Emotions are so darn beautiful — that’s the message of music, much of the time. The giggling lilt of a melody, the ennobling swell of a crescendo: Popular songs, especially, often enhance our moods to lift us up, unbreak our hearts, drive us toward liberating confessions and cathartic climaxes. Courting the sublime so aggressively that it often gets ridiculous, pop music encourages listeners to imagine feeling in ways that make us bigger, better.
Fiona Apple’s music does something different. A classically lovely woman whose gorgeous, sultry alto once led her toward alt-divadom, Apple has always dared herself to be and do something else: to say no to simple beauty and instead express the urges and insecurities that more accommodating artists tend to avoid.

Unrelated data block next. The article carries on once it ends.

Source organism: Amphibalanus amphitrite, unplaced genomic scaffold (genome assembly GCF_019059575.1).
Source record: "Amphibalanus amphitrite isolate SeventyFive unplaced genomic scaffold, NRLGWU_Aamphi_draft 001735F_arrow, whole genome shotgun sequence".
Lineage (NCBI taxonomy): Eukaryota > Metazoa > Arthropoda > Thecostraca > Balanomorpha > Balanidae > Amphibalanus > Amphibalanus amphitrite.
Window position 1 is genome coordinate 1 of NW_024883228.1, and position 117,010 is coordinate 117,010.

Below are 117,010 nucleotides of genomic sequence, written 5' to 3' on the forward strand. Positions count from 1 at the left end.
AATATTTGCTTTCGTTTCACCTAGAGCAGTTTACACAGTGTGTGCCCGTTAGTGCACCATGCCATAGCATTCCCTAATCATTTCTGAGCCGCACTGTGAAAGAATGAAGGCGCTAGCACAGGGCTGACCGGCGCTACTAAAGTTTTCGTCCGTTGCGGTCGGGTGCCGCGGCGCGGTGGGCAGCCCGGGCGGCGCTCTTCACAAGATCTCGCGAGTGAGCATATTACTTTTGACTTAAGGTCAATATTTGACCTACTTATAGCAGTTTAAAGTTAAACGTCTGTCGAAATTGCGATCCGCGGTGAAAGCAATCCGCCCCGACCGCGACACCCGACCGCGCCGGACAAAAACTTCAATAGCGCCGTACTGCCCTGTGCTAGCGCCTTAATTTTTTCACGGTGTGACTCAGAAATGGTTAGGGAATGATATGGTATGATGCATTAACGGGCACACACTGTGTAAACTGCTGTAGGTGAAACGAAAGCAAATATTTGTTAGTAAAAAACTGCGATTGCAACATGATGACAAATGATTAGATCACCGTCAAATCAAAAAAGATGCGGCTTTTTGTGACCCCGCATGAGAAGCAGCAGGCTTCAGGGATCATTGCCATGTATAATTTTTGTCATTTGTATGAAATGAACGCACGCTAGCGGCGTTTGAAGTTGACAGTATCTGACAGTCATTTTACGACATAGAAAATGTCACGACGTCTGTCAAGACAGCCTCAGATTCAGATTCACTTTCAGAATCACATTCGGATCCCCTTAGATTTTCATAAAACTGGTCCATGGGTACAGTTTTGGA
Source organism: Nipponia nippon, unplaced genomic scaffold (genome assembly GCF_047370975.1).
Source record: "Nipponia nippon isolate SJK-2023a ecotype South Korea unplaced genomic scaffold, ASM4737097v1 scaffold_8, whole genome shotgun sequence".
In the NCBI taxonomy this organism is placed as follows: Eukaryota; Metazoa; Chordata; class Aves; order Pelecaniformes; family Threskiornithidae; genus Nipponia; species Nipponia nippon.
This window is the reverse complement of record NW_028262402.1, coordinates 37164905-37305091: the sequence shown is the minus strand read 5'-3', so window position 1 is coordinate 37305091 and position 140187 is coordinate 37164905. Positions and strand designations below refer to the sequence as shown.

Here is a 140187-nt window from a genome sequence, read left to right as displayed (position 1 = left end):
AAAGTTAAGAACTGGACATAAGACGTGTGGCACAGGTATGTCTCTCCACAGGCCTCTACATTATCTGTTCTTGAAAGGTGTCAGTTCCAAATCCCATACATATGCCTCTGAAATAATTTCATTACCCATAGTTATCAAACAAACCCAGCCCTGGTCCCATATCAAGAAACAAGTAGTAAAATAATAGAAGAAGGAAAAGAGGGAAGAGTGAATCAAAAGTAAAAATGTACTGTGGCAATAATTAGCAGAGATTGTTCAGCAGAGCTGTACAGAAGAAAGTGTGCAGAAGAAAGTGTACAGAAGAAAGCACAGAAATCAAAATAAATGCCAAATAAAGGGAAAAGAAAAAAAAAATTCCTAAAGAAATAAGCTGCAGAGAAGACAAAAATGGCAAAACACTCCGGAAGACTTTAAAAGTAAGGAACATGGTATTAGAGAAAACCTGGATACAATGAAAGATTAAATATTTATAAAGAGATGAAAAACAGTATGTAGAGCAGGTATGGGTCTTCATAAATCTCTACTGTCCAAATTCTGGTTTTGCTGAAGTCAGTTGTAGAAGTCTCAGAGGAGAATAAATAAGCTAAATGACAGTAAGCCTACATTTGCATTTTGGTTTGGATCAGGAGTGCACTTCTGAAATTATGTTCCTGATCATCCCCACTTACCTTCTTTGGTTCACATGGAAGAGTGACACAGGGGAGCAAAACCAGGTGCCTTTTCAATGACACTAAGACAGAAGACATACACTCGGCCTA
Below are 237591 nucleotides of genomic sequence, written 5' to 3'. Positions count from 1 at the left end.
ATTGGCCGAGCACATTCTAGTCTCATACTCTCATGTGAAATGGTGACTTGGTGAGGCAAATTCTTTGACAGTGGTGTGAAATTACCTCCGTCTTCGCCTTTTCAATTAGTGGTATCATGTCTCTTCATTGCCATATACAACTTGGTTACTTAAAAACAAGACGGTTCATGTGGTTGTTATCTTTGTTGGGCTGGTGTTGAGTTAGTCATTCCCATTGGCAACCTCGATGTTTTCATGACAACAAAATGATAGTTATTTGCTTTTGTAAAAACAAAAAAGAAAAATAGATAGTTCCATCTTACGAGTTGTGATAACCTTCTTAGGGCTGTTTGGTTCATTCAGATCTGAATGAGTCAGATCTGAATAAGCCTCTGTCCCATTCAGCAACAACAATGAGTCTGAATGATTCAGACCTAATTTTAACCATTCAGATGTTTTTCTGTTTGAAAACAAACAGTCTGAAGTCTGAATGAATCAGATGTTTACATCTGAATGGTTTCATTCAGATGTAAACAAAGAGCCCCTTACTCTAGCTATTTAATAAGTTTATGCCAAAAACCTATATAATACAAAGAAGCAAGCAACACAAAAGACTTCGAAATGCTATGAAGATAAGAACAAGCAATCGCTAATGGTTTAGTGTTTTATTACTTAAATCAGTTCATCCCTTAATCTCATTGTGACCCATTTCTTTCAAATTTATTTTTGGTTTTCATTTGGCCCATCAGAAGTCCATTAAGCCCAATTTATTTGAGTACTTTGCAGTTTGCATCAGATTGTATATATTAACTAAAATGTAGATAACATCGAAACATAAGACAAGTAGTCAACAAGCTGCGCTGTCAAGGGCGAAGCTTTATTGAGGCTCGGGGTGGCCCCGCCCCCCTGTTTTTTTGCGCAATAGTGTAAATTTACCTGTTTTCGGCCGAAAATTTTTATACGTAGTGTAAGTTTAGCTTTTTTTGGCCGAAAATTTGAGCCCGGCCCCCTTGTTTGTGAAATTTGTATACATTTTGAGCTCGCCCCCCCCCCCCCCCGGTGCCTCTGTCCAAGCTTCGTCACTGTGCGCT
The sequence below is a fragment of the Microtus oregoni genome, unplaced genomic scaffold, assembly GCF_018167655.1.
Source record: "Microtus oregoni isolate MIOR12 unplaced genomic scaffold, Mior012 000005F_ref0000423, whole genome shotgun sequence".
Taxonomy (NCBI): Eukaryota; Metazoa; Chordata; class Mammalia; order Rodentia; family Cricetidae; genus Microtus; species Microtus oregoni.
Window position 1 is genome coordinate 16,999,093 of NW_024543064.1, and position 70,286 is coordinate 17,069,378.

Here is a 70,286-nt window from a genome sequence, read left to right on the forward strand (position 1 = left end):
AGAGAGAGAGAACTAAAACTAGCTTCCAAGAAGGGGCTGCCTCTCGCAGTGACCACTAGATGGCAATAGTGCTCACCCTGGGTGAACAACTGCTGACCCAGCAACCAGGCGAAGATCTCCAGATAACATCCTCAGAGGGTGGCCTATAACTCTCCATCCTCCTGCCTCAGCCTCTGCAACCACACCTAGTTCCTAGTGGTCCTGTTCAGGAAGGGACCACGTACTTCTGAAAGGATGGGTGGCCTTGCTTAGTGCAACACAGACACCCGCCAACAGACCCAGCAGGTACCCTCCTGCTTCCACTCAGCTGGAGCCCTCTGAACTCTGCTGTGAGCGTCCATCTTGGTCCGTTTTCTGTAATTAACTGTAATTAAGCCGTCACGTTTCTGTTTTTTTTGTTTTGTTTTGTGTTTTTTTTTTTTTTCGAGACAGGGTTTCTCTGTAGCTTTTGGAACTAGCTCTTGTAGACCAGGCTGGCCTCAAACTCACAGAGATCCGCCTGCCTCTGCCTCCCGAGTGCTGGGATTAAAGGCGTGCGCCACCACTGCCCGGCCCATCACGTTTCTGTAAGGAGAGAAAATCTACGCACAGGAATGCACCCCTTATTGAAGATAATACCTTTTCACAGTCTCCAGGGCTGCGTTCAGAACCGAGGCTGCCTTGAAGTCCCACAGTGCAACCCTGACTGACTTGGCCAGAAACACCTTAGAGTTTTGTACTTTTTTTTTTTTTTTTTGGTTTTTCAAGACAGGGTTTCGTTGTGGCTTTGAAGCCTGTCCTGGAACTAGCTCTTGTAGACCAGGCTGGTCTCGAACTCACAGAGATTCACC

This has never been truer than on Apple’s first album in seven years. The feelings Apple takes on in her deliberately maddening, eventually addictive new songs are those that inch us along, filling up most of our lives: icky little feelings like petty jealousy, self-doubt, bored loneliness and shamed regret. This is the stuff we’d rather tamp down. Apple wraps her fingers around it and makes it unavoidable.
Listen to the whole album, or individual songs – NPR – First Listen